With Paul, we definitely wanted someone who was likable, so it wouldn’t easy to dismiss the character out of hand for what he does. Paul is also such an intelligent actor. He is bringing qualities the role that I didn’t see before we started the rehearsal process. It’s delightful.
On the surface, the play would appear to simply be “the problems of eight rich White girls and one White guy”. What would you say is a more accurate description and how would you sell it people who don’t resemble the characters portrayed?
I would say it is about 7 young women, sisters, who are trying to figure out how to live an authentic life, as the world around is shifting below their feet.
Is there a particular character with whom you identify more than the others?
Alison, played by Annabelle King. I’m the middle child of 7, as is she, and there are some character traits that particularly resonate with me.
The proper “adults” in the play are alluded to, but are never seen. It almost as if the sisters live in an insulated world all their own, with disruption immediately followed by the arrival of an outsider. As a mother yourself, how do you approach a story with one of the most frustrating scenarios a parent can think of – namely children holding onto secrets (one becoming the victim of a serious crime) and not turning to their parents for help? Furthermore, how do you think your own daughters will react to this play?
All characters have secrets. That’s my belief. Some of their secrets are revealed in this play, but I encourage actors to have secrets for their characters. As to my daughters’ reaction, I hope they will love the play. They are in the age range of these characters, age 25 and 22, and avid theatergoers. My goal in directing this is for them to love it.
To end with the generic-but-informative questions: What have you got coming up theatre-wise? What projects do you want to do, but haven’t had the opportunity (yet)?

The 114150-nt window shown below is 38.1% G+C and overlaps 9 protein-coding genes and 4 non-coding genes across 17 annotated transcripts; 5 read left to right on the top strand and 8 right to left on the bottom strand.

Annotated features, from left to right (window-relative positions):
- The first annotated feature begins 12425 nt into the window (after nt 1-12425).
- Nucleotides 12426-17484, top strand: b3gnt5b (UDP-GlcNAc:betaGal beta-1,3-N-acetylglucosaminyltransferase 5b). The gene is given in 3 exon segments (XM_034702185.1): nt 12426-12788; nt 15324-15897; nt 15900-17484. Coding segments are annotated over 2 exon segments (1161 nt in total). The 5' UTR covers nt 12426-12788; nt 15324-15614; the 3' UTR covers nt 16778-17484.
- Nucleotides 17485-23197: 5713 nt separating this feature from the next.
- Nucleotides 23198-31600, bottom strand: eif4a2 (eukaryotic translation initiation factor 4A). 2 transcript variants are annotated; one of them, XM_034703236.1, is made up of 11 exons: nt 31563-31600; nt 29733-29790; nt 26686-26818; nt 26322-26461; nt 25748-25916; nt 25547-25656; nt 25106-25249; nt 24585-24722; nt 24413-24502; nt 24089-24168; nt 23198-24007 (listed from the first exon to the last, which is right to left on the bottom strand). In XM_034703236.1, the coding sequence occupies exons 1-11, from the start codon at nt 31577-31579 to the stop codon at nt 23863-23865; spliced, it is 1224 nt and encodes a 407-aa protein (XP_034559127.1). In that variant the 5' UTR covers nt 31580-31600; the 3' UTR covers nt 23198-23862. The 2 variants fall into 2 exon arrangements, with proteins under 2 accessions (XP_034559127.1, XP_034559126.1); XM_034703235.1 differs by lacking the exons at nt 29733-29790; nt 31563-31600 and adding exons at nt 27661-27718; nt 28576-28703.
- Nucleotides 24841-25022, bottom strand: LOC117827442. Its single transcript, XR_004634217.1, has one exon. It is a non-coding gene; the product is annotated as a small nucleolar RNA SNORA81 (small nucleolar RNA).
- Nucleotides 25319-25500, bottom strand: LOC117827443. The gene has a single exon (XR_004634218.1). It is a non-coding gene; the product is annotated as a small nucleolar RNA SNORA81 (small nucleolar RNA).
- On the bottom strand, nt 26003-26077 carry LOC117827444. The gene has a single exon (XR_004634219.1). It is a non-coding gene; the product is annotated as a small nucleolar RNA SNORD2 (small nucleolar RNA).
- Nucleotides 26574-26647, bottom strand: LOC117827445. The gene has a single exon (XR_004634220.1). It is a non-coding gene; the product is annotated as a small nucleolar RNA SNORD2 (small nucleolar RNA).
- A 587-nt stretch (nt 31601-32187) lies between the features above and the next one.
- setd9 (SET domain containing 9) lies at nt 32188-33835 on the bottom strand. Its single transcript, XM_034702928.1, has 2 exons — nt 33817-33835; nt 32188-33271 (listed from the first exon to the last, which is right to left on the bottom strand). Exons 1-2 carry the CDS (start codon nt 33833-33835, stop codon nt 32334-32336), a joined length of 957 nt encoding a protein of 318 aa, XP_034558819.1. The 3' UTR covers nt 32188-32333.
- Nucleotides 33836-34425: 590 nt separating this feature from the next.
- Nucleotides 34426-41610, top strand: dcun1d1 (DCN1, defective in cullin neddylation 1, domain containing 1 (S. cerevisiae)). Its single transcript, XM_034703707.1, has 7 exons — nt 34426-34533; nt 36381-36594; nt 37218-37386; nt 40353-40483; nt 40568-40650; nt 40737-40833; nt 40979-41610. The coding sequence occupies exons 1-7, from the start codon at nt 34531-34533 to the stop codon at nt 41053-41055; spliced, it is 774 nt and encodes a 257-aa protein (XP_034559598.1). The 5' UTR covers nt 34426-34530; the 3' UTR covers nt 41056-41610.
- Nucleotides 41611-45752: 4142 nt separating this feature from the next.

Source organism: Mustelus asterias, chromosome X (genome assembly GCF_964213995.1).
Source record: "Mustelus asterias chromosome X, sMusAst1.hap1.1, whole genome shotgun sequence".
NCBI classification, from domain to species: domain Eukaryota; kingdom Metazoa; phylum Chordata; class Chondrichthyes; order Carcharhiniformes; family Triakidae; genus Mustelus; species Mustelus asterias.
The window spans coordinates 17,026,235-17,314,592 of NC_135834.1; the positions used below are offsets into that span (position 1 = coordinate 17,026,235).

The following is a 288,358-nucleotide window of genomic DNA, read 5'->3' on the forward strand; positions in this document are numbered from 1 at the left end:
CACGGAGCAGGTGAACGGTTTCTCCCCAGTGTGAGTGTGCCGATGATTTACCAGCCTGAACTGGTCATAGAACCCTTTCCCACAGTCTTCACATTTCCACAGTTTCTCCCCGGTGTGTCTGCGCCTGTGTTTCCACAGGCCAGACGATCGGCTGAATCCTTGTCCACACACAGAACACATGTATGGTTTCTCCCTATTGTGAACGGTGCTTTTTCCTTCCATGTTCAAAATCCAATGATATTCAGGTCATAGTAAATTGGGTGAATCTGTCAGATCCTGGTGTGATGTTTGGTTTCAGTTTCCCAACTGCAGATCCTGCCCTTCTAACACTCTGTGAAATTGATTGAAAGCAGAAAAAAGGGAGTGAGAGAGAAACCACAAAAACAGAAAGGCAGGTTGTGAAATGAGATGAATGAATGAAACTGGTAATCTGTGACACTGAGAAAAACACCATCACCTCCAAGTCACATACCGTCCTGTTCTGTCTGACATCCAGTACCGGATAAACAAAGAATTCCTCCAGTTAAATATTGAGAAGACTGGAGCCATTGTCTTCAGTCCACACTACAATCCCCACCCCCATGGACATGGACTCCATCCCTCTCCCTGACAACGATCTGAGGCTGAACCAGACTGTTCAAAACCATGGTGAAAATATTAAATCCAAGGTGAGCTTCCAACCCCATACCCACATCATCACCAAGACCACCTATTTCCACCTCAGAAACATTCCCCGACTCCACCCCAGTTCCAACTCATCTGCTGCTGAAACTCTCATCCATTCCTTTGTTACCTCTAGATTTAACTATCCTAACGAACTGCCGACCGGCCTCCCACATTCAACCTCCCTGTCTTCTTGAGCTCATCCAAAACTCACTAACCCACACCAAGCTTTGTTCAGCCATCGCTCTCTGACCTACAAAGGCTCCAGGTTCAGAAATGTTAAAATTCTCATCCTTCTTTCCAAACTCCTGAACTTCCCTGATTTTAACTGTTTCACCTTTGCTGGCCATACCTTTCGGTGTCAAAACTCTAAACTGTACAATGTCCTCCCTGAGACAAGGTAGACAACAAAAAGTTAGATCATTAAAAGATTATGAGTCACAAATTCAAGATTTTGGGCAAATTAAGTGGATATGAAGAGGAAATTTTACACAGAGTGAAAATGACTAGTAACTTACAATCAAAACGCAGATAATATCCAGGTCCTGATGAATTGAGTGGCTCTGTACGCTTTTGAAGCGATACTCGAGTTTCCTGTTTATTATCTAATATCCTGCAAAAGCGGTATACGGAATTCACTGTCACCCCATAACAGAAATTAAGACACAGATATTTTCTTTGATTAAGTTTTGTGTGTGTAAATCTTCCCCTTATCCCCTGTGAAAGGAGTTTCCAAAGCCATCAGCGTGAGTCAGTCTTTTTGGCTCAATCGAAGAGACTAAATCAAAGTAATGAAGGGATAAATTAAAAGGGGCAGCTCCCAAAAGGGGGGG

I’m directing Three Tall Women by Edward Albee in November at Custom Made Theatre, and filming Merritt Squad, a webseries, this summer. And I would love to do some more acting soon, as well as some writing. We’ll see what the Universe has in store!
Pleiades begins previews this Thursday, August 7, with opening night Saturday, August 9. The play will run for 12 performances, Thursdays through Saturdays, through August 30th at The Phoenix Theatre in San Francisco. Tickets are available at http://www.brownpapertickets.com/event/780504. For more information, press inquiries, and to purchase tickets, please visit http://PleiadesSF.wordpress.com.
Charles Lewis III thinks that if you have any appreciation for women in theatre, independent theatre, and creative new work, then you should hurry and get your tickets for Pleiades before all twelve performances are sold out.
Reblogged this on The Thinking Man's Idiot and commented:
As a follow-up to my interview with Pleiades playwright Marissa Skudlarek, I also spoke with director Katja Rivera.
I asked her about her approach to the material, historical accuracy, and bringing a maternal perspective to a story of young women trying to find their place in the world.